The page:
When the anterior support was effective, three fixation methods could effectively maintain the stability of the spine. But the ROM of long segment fixation in all directions was reduced by 75.0–87.4% compared with the other two groups. It means that long segment fixation achieves a rigid fixation at the expense of normal mobility of the thoracic spine. Excessively rigid fixation may result in some side effects, such as stress shielding and reduction of the quality of the bone around the screw [16]. Biologic bony fusion is very crucial for long-term stability after TES. Akamaru et al. considered that high fusion stiffness was not necessary because the purpose of using instrumentation was to achieve biologic bony fusion [17]. However, another study indicated that a reconstruction method without anterior fixation should be better for fusion [18]. The authors suggested that the stress shielding of graft bone in titanium cage with posterior screw-rod system plus anterior instrumentation was higher than that of using only posterior multi-segment pedicle screw fixation, and they believed that eight pedicle screws (2 pairs of screw above and below the resected vertebral body, respectively) were stable enough. Therefore, the effect of additional anterior fixation on the stability of the spine is still one of the controversial focus.

Anterior titanium mesh or artificial vertebral body subsidence was one of the common long-term complications after TES, especially in elderly patients with osteoporosis. Matsumoto et al. reported the occurrence of 6% titanium mesh subsidence after TES [14]. Moreover, the incidence of titanium mesh subsidence after multi-segment TES was almost 50% [15]. Therefore, we analyzed the extreme condition of complete loss of anterior support. When the anterior support failed, the long segment fixation group showed a significant increase in the ROM and maximum stress when flexion, extension, and left-right rotation compared with the presence of artificial vertebral bodies. The results in the short segment fixation group were similar. However, the modified short segment fixed group had little change in all directions. The above results indicated that when anterior support completely failed, the modified short segment fixation was more stable than the other two groups, especially in flexion and extension, the advantage was obvious. In addition, the maximum stress location of long and short segment fixation in all directions changed from the two ends of the internal fixation to the near resected segment. We supposed that the adjacent segments of the resected segment were weak points of the internal fixation system. If reinforcement was performed at this location, it would play an important role in maintaining the stability of the whole internal fixation system. Our results also confirmed this hypothesis. In the modified short segment fixation group, there was no significant change in the distribution of maximum stress. The presence of the vertebral body screw well shared the stress of the posterior-rod system.

In our study, the finite element analysis was used. With the finite element model, the structure of the spine, the material properties, and the load distribution of instrumentation under various conditions can be quantified. It can be used to analyze many problems that cannot be studied in vitro, such as the stress changes inside the research subject. However, there were still some limitations in our study. First, like most finite element studies, our research had only one research object, so that there was a lack of statistical analysis. However, according to the research by Li et al., a difference more than 20% of differences was considered “important” or “relevant” [19]. Second, some questions were simplified. For example, the displacement and friction coefficient on the surface between screw and the bone were ignored. Third, soft tissues such as muscles and ligaments were removed. In the future, we plan to design a more reasonable and rigorous prospective clinical trial and biomechanical trial to verify our results.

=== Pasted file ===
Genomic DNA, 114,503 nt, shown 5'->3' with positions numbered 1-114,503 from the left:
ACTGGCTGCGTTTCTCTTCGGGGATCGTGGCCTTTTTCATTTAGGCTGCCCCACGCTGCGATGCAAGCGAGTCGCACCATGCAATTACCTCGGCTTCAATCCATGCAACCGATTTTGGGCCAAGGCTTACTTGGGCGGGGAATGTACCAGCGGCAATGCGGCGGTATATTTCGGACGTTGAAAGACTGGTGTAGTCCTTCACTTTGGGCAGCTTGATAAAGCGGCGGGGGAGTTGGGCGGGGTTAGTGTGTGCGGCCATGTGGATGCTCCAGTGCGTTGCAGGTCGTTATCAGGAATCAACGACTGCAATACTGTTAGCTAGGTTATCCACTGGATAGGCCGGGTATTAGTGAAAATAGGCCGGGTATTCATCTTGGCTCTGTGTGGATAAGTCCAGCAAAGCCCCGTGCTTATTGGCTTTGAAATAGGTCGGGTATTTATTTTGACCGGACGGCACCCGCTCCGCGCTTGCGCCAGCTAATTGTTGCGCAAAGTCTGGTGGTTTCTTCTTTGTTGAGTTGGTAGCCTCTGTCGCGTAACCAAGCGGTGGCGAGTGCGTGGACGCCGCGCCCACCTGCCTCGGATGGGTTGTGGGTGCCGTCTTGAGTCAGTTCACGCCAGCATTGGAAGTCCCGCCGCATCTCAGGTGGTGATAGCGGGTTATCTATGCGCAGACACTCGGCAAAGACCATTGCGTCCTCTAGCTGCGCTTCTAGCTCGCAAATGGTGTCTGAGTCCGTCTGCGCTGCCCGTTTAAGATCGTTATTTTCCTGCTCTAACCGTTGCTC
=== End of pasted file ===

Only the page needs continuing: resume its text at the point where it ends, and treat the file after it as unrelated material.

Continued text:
Conclusion

In summary, after thoracic TES, the presence of the thoracic cage gives partial anterior stabilization. Therefore, when the anterior support was effective, all the three fixation methods can effectively maintain the stability of the spine, even the short segment fixation. But when the anterior support failed, the thoracic cage could not give adequate support. At this time, the modified short segment fixation method can provide better stability than the other two fixation methods. The vertebral body screw can effectively share the stress of the posterior screw-rod system, improve the stability of the whole instrumentation system, and reduce the number of segments that needs to be fixed.

Availability of data and materials

The datasets used and/or analyzed during the current study are available from the corresponding author on reasonable request.

Abbreviations

TES:

Total en bloc spondylectomy

ROM:

Range of motion

WBB:

Weinstein-Boriani-Biagini

BMI:

Body mass index

CT:

Computed tomography

DICOM:

Digital Imaging and Communications in Medicine

3D:

3-dimensional

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Acknowledgements

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Funding

This work was supported by the Natural Science Foundation of China (grant number 81801375).

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Authors

Contributions

XJ, ZC, and CJ were in charge and contributed to all stages of this study. YL, YC, and ZG were responsible for data collection and analysis and writing of the manuscript. CJ, ZL, and LJ contributed to revise the manuscript. All authors read and approved the final manuscript.

Corresponding authors

Correspondence to Zixian Chen, Chun Jiang or Xiaoxing Jiang.

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The study was approved by the Ethical Committee of Zhongshan Hospital Fudan University. The participants provided written informed consent.

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Liang, Y., Cao, Y., Gong, Z. et al. A finite element analysis on comparing the stability of different posterior fixation methods for thoracic total en bloc spondylectomy. J Orthop Surg Res 15, 314 (2020). https://doi.org/10.1186/s13018-020-01833-0

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Keywords

  • Thoracic vertebra
  • Thoracic cage
  • TES
  • Spinal stability
  • Finite element analysis